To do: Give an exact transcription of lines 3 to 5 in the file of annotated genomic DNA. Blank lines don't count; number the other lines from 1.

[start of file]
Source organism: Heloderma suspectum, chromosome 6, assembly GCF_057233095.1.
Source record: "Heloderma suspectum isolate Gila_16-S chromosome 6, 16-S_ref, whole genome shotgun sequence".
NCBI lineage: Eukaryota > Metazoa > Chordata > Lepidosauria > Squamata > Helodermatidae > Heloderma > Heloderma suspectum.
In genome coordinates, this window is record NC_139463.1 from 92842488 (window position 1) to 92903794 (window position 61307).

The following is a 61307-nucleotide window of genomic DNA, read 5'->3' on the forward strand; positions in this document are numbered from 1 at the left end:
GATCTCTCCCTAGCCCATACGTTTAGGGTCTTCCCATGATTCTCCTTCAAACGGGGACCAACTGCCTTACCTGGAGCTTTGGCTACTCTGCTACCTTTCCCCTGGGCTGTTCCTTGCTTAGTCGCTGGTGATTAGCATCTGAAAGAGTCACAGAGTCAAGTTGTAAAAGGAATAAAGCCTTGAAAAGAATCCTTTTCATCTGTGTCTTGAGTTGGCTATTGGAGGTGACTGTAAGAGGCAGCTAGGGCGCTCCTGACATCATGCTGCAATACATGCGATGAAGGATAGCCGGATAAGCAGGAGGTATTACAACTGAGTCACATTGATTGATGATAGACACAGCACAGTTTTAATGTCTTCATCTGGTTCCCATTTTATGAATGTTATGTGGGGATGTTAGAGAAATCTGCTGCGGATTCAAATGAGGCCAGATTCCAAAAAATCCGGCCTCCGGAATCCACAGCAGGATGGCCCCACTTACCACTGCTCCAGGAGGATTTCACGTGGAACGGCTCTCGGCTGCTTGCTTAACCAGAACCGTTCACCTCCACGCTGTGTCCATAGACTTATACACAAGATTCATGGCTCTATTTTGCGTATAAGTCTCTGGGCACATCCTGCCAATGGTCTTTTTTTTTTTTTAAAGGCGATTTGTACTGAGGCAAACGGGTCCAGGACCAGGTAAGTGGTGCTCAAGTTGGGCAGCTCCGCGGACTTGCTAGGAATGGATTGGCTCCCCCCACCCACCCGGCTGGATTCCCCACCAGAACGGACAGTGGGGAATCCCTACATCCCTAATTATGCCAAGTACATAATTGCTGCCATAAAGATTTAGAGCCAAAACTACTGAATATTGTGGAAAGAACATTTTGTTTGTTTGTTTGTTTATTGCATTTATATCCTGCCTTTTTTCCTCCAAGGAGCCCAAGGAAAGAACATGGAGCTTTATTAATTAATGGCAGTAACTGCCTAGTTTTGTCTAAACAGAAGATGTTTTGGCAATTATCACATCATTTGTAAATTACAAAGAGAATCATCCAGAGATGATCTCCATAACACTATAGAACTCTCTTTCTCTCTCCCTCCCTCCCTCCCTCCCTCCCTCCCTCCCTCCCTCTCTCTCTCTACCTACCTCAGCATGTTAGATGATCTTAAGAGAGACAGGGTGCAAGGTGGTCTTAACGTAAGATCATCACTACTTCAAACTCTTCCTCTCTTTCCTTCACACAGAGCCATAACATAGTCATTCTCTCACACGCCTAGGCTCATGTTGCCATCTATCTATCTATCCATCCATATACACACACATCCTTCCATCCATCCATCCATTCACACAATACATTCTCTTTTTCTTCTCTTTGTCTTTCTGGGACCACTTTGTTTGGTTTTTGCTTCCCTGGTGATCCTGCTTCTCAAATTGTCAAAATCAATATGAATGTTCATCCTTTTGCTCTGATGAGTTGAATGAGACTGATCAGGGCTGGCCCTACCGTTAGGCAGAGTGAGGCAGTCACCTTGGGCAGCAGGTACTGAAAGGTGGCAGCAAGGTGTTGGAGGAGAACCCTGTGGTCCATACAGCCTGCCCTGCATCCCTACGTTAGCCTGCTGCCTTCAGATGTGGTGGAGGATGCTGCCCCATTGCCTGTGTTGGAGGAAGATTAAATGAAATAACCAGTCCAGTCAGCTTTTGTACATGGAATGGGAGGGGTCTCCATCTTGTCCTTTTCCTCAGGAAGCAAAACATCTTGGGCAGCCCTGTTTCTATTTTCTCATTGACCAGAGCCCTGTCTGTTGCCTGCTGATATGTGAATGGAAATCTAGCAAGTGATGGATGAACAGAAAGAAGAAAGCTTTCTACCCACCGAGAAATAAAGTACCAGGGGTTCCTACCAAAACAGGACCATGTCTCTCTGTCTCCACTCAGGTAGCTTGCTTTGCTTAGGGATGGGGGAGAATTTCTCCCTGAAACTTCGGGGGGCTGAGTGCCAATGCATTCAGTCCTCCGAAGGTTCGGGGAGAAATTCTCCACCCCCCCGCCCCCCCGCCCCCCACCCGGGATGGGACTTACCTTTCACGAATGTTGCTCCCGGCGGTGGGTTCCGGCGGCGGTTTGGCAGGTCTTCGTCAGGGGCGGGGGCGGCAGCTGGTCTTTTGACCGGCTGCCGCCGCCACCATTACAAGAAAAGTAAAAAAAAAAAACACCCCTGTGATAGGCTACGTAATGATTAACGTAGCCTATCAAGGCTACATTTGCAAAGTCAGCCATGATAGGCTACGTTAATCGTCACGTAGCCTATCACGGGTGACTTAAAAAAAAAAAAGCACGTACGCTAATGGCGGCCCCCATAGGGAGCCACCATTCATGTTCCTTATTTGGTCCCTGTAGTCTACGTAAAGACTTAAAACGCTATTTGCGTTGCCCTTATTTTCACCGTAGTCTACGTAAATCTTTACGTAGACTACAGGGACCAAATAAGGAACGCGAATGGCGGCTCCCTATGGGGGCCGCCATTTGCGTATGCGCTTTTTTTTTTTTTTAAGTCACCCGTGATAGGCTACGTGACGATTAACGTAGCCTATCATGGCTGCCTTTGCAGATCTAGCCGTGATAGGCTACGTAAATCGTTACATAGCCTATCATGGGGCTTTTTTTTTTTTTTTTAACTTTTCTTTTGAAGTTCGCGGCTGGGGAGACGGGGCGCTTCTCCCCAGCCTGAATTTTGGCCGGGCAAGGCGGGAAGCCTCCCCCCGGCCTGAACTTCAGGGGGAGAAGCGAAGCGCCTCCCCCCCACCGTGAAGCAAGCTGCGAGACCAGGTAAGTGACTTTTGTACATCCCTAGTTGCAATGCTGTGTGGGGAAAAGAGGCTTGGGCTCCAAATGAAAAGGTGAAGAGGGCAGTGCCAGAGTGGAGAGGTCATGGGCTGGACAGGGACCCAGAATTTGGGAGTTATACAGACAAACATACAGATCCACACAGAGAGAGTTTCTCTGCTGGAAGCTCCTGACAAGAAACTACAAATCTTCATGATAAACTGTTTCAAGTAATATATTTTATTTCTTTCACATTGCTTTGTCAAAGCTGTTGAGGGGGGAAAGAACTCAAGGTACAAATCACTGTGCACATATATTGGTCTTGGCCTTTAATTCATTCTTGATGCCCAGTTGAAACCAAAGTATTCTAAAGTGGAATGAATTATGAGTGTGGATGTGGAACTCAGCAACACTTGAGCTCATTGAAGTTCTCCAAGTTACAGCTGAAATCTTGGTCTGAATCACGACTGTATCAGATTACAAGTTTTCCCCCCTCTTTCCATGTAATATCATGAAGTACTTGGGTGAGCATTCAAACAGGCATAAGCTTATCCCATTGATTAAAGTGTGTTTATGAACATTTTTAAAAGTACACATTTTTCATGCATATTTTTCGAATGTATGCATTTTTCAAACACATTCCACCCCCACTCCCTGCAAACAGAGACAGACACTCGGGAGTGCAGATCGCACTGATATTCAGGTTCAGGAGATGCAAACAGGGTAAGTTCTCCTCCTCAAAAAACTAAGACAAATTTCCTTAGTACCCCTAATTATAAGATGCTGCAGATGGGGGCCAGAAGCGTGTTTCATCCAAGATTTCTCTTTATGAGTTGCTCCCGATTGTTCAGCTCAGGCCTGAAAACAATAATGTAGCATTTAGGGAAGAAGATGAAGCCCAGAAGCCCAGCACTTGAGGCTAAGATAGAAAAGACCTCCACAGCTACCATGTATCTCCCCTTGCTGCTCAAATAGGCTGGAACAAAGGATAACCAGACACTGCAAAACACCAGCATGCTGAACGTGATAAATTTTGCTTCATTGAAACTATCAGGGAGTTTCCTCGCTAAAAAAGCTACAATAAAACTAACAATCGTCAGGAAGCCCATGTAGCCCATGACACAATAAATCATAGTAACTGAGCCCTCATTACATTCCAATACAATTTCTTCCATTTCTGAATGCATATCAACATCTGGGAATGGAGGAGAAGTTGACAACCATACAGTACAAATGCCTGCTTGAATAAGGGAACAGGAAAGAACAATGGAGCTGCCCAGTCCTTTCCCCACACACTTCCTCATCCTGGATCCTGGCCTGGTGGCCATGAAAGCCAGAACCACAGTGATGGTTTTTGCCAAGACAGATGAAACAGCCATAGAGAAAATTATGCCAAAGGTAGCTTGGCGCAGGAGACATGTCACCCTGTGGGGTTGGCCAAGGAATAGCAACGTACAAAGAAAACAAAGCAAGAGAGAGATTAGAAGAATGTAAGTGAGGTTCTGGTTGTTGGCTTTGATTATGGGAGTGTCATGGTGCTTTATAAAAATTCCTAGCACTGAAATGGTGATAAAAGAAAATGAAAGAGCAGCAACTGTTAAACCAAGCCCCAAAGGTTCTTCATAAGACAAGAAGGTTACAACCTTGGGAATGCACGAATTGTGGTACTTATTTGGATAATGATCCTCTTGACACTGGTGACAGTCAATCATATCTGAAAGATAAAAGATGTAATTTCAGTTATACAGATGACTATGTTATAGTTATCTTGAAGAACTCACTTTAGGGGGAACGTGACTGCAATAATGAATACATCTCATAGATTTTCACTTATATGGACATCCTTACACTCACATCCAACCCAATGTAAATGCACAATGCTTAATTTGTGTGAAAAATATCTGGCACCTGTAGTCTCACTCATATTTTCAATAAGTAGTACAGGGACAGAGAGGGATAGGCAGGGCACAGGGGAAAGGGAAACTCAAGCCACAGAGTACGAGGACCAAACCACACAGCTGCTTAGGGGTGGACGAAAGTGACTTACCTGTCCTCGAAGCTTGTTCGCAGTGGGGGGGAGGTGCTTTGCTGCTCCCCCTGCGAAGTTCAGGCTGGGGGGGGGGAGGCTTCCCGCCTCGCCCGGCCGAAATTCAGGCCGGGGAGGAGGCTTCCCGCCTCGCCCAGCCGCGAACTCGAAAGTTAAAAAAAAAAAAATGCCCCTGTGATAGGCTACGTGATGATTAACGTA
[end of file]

NCBI lineage: Eukaryota > Metazoa > Chordata > Lepidosauria > Squamata > Helodermatidae > Heloderma > Heloderma suspectum.
In genome coordinates, this window is record NC_139463.1 from 92842488 (window position 1) to 92903794 (window position 61307).

The following is a 61307-nucleotide window of genomic DNA, read 5'->3' on the forward strand; positions in this document are numbered from 1 at the left end: